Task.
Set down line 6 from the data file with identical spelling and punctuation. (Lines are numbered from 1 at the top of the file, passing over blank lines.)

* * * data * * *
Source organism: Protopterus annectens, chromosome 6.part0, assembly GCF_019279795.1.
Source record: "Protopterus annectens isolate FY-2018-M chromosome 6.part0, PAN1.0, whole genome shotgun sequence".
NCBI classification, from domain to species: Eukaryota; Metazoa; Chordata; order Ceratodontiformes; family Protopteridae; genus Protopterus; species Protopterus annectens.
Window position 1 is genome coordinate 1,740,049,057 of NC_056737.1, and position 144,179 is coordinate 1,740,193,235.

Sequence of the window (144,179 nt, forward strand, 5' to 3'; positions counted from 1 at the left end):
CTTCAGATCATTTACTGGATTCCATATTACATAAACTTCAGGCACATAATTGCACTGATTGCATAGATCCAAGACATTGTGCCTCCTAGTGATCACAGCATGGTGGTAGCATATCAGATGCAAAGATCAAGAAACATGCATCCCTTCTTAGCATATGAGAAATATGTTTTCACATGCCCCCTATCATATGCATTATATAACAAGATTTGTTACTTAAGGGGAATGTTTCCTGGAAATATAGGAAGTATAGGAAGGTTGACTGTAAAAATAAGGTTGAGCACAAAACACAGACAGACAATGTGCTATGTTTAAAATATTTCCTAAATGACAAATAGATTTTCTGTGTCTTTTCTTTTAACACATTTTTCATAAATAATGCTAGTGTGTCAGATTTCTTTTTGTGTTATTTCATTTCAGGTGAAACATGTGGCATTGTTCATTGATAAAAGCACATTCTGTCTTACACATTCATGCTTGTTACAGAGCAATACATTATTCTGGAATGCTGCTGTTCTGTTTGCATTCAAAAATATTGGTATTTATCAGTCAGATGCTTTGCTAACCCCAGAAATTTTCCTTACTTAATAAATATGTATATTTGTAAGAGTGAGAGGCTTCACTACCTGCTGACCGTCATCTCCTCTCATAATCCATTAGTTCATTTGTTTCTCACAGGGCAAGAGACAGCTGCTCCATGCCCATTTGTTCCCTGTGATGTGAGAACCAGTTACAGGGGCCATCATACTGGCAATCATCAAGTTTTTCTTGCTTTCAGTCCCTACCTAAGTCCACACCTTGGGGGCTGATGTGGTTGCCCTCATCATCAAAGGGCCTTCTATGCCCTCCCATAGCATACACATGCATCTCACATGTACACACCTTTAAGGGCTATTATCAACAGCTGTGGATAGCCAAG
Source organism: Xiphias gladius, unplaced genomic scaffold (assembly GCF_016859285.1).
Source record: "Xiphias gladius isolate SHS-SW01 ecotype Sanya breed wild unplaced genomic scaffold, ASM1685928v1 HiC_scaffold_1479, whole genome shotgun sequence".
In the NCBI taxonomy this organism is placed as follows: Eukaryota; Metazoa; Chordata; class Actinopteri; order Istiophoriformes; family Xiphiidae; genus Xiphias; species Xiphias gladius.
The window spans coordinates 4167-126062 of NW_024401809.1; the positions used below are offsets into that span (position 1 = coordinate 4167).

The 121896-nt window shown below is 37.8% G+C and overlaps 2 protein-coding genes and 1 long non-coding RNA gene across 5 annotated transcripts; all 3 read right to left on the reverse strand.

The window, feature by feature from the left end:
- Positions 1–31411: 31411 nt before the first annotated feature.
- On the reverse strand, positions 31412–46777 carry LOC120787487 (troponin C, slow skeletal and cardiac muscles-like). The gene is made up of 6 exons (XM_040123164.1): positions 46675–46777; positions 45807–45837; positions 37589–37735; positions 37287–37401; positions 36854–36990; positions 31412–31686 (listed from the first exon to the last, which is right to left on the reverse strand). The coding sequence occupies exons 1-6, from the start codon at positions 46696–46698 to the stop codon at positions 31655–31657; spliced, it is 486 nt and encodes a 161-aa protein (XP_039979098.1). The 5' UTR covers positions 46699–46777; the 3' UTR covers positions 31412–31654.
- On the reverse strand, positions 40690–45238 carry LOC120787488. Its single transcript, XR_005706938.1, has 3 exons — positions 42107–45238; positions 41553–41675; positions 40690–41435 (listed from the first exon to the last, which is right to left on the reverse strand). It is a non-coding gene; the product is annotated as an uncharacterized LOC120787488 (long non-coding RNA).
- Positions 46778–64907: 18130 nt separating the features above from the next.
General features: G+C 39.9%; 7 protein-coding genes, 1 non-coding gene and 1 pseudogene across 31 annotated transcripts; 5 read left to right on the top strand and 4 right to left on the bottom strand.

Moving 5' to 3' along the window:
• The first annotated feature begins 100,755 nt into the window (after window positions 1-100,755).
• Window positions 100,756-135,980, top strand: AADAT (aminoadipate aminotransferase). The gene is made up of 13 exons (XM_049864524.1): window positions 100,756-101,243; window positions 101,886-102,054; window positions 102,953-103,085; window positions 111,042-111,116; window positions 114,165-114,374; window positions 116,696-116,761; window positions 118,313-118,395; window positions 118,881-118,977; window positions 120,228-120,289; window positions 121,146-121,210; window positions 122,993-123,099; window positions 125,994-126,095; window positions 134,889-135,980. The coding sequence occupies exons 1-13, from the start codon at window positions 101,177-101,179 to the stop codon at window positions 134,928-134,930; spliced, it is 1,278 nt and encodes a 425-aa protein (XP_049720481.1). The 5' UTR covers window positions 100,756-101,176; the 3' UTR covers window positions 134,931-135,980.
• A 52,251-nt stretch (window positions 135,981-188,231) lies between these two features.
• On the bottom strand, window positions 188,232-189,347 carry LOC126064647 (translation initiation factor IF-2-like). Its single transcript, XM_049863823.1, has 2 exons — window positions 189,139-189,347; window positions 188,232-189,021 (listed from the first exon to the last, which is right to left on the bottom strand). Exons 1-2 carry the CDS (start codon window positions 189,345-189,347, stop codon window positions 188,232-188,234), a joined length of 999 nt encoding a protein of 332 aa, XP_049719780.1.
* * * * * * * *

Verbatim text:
CTTCAGATCATTTACTGGATTCCATATTACATAAACTTCAGGCACATAATTGCACTGATTGCATAGATCCAAGACATTGTGCCTCCTAGTGATCACAGCATGGTGGTAGCATATCAGATGCAAAGATCAAGAAACATGCATCCCTTCTTAGCATATGAGAAATATGTTTTCACATGCCCCCTATCATATGCATTATATAACAAGATTTGTTACTTAAGGGGAATGTTTCCTGGAAATATAGGAAGTATAGGAAGGTTGACTGTAAAAATAAGGTTGAGCACAAAACACAGACAGACAATGTGCTATGTTTAAAATATTTCCTAAATGACAAATAGATTTTCTGTGTCTTTTCTTTTAACACATTTTTCATAAATAATGCTAGTGTGTCAGATTTCTTTTTGTGTTATTTCATTTCAGGTGAAACATGTGGCATTGTTCATTGATAAAAGCACATTCTGTCTTACACATTCATGCTTGTTACAGAGCAATACATTATTCTGGAATGCTGCTGTTCTGTTTGCATTCAAAAATATTGGTATTTATCAGTCAGATGCTTTGCTAACCCCAGAAATTTTCCTTACTTAATAAATATGTATATTTGTAAGAGTGAGAGGCTTCACTACCTGCTGACCGTCATCTCCTCTCATAATCCATTAGTTCATTTGTTTCTCACAGGGCAAGAGACAGCTGCTCCATGCCCATTTGTTCCCTGTGATGTGAGAACCAGTTACAGGGGCCATCATACTGGCAATCATCAAGTTTTTCTTGCTTTCAGTCCCTACCTAAGTCCACACCTTGGGGGCTGATGTGGTTGCCCTCATCATCAAAGGGCCTTCTATGCCCTCCCATAGCATACACATGCATCTCACATGTACACACCTTTAAGGGCTATTATCAACAGCTGTGGATAGCCAAG